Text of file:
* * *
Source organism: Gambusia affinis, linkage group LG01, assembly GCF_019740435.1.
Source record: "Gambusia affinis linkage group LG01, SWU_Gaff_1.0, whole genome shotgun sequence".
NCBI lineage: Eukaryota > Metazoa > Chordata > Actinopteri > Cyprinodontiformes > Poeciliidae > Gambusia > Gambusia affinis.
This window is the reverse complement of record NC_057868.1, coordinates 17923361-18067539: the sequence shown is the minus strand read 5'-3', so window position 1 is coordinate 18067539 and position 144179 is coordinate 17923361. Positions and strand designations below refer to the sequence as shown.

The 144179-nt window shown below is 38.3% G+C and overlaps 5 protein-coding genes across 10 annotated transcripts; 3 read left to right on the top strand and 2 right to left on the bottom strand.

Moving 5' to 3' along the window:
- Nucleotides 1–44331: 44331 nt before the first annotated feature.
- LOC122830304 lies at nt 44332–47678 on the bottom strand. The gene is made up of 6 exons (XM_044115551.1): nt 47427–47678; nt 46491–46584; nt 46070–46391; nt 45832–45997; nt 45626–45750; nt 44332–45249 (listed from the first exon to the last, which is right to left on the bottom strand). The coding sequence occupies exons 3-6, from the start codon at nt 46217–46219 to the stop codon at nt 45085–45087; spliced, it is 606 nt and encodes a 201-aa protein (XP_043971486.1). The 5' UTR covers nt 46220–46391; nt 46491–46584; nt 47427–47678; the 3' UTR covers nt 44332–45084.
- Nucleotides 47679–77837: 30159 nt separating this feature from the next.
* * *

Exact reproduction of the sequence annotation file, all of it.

Source organism: Gambusia affinis, linkage group LG01, assembly GCF_019740435.1.
Source record: "Gambusia affinis linkage group LG01, SWU_Gaff_1.0, whole genome shotgun sequence".
NCBI lineage: Eukaryota > Metazoa > Chordata > Actinopteri > Cyprinodontiformes > Poeciliidae > Gambusia > Gambusia affinis.
This window is the reverse complement of record NC_057868.1, coordinates 17923361-18067539: the sequence shown is the minus strand read 5'-3', so window position 1 is coordinate 18067539 and position 144179 is coordinate 17923361. Positions and strand designations below refer to the sequence as shown.

The 144179-nt window shown below is 38.3% G+C and overlaps 5 protein-coding genes across 10 annotated transcripts; 3 read left to right on the top strand and 2 right to left on the bottom strand.

Moving 5' to 3' along the window:
- Nucleotides 1–44331: 44331 nt before the first annotated feature.
- LOC122830304 lies at nt 44332–47678 on the bottom strand. The gene is made up of 6 exons (XM_044115551.1): nt 47427–47678; nt 46491–46584; nt 46070–46391; nt 45832–45997; nt 45626–45750; nt 44332–45249 (listed from the first exon to the last, which is right to left on the bottom strand). The coding sequence occupies exons 3-6, from the start codon at nt 46217–46219 to the stop codon at nt 45085–45087; spliced, it is 606 nt and encodes a 201-aa protein (XP_043971486.1). The 5' UTR covers nt 46220–46391; nt 46491–46584; nt 47427–47678; the 3' UTR covers nt 44332–45084.
- Nucleotides 47679–77837: 30159 nt separating this feature from the next.